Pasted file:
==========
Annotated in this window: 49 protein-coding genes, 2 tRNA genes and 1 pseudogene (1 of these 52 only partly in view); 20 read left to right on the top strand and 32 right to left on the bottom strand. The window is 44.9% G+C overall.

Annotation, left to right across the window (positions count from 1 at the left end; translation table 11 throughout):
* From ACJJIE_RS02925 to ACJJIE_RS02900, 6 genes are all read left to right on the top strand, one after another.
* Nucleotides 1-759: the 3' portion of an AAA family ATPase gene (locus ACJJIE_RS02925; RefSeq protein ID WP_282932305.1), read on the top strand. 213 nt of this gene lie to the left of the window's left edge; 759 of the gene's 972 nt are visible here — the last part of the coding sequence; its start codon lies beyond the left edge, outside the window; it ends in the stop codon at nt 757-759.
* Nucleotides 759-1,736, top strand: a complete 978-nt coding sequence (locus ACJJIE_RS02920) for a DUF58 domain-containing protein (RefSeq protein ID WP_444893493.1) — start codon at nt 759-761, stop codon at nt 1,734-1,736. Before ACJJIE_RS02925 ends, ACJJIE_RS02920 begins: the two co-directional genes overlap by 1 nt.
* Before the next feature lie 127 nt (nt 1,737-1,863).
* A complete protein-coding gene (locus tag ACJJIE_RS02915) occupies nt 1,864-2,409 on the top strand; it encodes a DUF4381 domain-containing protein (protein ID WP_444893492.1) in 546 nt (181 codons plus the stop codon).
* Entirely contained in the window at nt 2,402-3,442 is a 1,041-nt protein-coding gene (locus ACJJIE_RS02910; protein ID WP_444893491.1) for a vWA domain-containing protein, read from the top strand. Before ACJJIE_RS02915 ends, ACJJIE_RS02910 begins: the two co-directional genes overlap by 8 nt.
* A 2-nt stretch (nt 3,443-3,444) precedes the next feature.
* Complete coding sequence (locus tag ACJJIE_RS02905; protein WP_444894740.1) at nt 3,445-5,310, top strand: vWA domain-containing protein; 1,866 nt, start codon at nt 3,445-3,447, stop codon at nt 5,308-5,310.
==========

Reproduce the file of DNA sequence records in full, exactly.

Annotated in this window: 49 protein-coding genes, 2 tRNA genes and 1 pseudogene (1 of these 52 only partly in view); 20 read left to right on the top strand and 32 right to left on the bottom strand. The window is 44.9% G+C overall.

Annotation, left to right across the window (positions count from 1 at the left end; translation table 11 throughout):
* From ACJJIE_RS02925 to ACJJIE_RS02900, 6 genes are all read left to right on the top strand, one after another.
* Nucleotides 1-759: the 3' portion of an AAA family ATPase gene (locus ACJJIE_RS02925; RefSeq protein ID WP_282932305.1), read on the top strand. 213 nt of this gene lie to the left of the window's left edge; 759 of the gene's 972 nt are visible here — the last part of the coding sequence; its start codon lies beyond the left edge, outside the window; it ends in the stop codon at nt 757-759.
* Nucleotides 759-1,736, top strand: a complete 978-nt coding sequence (locus ACJJIE_RS02920) for a DUF58 domain-containing protein (RefSeq protein ID WP_444893493.1) — start codon at nt 759-761, stop codon at nt 1,734-1,736. Before ACJJIE_RS02925 ends, ACJJIE_RS02920 begins: the two co-directional genes overlap by 1 nt.
* Before the next feature lie 127 nt (nt 1,737-1,863).
* A complete protein-coding gene (locus tag ACJJIE_RS02915) occupies nt 1,864-2,409 on the top strand; it encodes a DUF4381 domain-containing protein (protein ID WP_444893492.1) in 546 nt (181 codons plus the stop codon).
* Entirely contained in the window at nt 2,402-3,442 is a 1,041-nt protein-coding gene (locus ACJJIE_RS02910; protein ID WP_444893491.1) for a vWA domain-containing protein, read from the top strand. Before ACJJIE_RS02915 ends, ACJJIE_RS02910 begins: the two co-directional genes overlap by 8 nt.
* A 2-nt stretch (nt 3,443-3,444) precedes the next feature.
* Complete coding sequence (locus tag ACJJIE_RS02905; protein WP_444894740.1) at nt 3,445-5,310, top strand: vWA domain-containing protein; 1,866 nt, start codon at nt 3,445-3,447, stop codon at nt 5,308-5,310.